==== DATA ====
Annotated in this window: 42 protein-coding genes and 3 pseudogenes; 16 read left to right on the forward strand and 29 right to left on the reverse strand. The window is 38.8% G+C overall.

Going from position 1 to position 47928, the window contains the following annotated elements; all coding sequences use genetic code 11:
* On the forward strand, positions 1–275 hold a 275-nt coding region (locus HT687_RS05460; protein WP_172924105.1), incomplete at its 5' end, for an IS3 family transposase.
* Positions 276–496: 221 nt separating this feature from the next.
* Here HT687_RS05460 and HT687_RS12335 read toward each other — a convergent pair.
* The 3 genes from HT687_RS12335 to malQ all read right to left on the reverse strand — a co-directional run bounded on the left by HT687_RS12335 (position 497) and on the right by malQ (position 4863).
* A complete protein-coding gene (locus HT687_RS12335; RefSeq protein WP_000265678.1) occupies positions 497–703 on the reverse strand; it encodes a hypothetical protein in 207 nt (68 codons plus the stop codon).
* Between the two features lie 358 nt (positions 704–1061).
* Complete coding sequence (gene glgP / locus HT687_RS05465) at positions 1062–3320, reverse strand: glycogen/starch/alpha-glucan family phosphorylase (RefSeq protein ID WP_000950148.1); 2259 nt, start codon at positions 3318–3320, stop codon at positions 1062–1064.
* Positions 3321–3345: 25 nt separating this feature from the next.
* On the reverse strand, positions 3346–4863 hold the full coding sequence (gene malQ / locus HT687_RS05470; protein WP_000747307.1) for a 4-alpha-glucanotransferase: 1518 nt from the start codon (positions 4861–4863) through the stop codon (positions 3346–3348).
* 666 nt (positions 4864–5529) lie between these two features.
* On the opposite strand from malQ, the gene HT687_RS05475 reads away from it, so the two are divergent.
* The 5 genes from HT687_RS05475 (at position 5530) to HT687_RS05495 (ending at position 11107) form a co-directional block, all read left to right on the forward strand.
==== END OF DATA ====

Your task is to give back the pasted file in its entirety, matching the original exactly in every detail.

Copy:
Annotated in this window: 42 protein-coding genes and 3 pseudogenes; 16 read left to right on the forward strand and 29 right to left on the reverse strand. The window is 38.8% G+C overall.

Going from position 1 to position 47928, the window contains the following annotated elements; all coding sequences use genetic code 11:
* On the forward strand, positions 1–275 hold a 275-nt coding region (locus HT687_RS05460; protein WP_172924105.1), incomplete at its 5' end, for an IS3 family transposase.
* Positions 276–496: 221 nt separating this feature from the next.
* Here HT687_RS05460 and HT687_RS12335 read toward each other — a convergent pair.
* The 3 genes from HT687_RS12335 to malQ all read right to left on the reverse strand — a co-directional run bounded on the left by HT687_RS12335 (position 497) and on the right by malQ (position 4863).
* A complete protein-coding gene (locus HT687_RS12335; RefSeq protein WP_000265678.1) occupies positions 497–703 on the reverse strand; it encodes a hypothetical protein in 207 nt (68 codons plus the stop codon).
* Between the two features lie 358 nt (positions 704–1061).
* Complete coding sequence (gene glgP / locus HT687_RS05465) at positions 1062–3320, reverse strand: glycogen/starch/alpha-glucan family phosphorylase (RefSeq protein ID WP_000950148.1); 2259 nt, start codon at positions 3318–3320, stop codon at positions 1062–1064.
* Positions 3321–3345: 25 nt separating this feature from the next.
* On the reverse strand, positions 3346–4863 hold the full coding sequence (gene malQ / locus HT687_RS05470; protein WP_000747307.1) for a 4-alpha-glucanotransferase: 1518 nt from the start codon (positions 4861–4863) through the stop codon (positions 3346–3348).
* 666 nt (positions 4864–5529) lie between these two features.
* On the opposite strand from malQ, the gene HT687_RS05475 reads away from it, so the two are divergent.
* The 5 genes from HT687_RS05475 (at position 5530) to HT687_RS05495 (ending at position 11107) form a co-directional block, all read left to right on the forward strand.